Pat Brown's boom-and-build post-war California contrasts sharply with the crisis-mired state now governed by his son.
"Pat Brown has come to symbolize the good old days, whether they were really good or not," Rarick said. "That is why he is remembered so positively. The real story is a little more complicated than that."
Pat Brown did not face as many "stakeholders who had a seat at the table" as future governors, Rice said, nor the two-thirds majority rule. But things weren't breezy during the state's so-called golden era, either, Rice said. Brown's two terms (1958-67) encompassed the Watts riots and labor and free-speech protests. Even the water project barely squeaked through.
"Everything he did was an incredible struggle," Rice said. "Politics is a struggle."
Yet Pat Brown believed elected officials could effect change for citizens, and he tried to instill that idea in his children and grandchildren.
"He wanted everyone to go to law school and run for office," Rice said.
His single-mindedness about politics informed Brown family life. Less familiar were details of his San Francisco youth. Rice was not aware until she researched her film that her grandfather did not attend college after high school because his working-class parents could not afford it, or that he had to pay them room and board.
Juicier discoveries proved elusive.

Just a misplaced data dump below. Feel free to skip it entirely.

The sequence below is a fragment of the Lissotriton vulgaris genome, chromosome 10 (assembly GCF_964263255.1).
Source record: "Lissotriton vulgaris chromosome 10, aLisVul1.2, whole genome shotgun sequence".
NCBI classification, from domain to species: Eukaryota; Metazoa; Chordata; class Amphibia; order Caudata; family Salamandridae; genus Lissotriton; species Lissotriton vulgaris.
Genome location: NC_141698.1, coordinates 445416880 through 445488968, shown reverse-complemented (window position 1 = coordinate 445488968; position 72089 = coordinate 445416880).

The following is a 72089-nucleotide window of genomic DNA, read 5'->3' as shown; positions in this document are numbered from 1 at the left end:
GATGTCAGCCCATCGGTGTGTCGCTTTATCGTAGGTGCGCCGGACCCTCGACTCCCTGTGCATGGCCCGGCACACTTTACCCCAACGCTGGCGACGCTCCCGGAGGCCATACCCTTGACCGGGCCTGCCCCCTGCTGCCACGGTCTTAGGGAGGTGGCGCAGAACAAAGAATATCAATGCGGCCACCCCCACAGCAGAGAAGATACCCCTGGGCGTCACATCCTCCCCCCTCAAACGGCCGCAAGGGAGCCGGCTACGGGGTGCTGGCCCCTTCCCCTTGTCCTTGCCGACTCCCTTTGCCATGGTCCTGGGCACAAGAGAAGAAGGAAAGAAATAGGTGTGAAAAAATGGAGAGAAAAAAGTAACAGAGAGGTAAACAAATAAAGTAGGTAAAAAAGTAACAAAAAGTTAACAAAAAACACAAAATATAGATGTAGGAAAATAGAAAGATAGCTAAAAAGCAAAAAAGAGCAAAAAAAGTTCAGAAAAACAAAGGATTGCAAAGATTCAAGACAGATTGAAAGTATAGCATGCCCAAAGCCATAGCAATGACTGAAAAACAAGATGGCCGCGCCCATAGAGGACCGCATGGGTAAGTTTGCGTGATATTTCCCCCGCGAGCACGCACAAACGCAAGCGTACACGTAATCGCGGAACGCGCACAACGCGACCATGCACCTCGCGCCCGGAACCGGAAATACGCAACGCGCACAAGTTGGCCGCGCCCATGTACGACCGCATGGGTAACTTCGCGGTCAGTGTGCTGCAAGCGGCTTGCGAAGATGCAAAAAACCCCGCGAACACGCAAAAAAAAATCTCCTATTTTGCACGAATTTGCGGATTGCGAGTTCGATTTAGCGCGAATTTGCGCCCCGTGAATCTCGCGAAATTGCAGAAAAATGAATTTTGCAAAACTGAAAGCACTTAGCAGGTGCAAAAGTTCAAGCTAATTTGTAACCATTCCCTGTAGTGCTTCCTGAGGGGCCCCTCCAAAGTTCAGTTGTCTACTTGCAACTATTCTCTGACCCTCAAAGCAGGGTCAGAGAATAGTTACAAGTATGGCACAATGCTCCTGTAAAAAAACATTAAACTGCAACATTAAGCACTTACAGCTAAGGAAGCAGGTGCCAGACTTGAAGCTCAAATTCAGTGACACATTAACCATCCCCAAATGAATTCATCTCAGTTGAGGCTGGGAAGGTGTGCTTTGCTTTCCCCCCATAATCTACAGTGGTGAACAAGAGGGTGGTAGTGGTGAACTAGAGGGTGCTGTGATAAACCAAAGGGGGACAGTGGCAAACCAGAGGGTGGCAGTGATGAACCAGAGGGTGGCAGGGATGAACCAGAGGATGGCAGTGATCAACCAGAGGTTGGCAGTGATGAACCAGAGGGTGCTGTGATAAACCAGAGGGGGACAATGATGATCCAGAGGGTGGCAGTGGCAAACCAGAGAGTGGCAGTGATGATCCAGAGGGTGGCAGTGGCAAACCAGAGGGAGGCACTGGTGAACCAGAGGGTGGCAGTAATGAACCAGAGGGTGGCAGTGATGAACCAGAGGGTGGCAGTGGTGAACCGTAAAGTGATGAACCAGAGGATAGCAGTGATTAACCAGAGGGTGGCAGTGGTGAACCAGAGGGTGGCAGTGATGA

"Being a filmmaker, I longed for a scandal or some skeleton in his closet to make it more entertaining," Rice said. "But there weren't any."
Instead of skeletons and closets, there were love letters, from Pat to his wife, Bernice, found under Bernice's bed after she died.
"He was a family man and an upright citizen, but he was fallible," Rice said of her grandfather. For example, the film chronicles Brown's ambivalence toward the death penalty, and how it could make him look indecisive.
Making the film also allowed Rice, mother to two children with her husband, Joe Mellis, to make peace with her grandfather, who did not consider a career in the arts a substantial enough pursuit.
"I think he would love the film," Rice said.
Kathleen Brown, interviewed extensively in "State of Mind," appreciates how the film captures "the strength and the flaws" of her father, and also his sense of humor. She is proud of her daughters for getting it made, she said.
"Creating a film is like building a skyscraper," Kathleen Brown, 66, said by phone from Chicago, where she is Goldman Sachs' chairman of investment banking for the Midwest. "It takes a lot of money and it takes a lot of planning and collaboration and courage. No one is asking you to do it. No one is paying you to do it."
In "State of Mind," Rice comes across as a proud granddaughter and proud daughter. When she first considered making the film eight years ago, she still wanted Kathleen Brown, the 1994 California gubernatorial candidate who lost to Pete Wilson, to run again.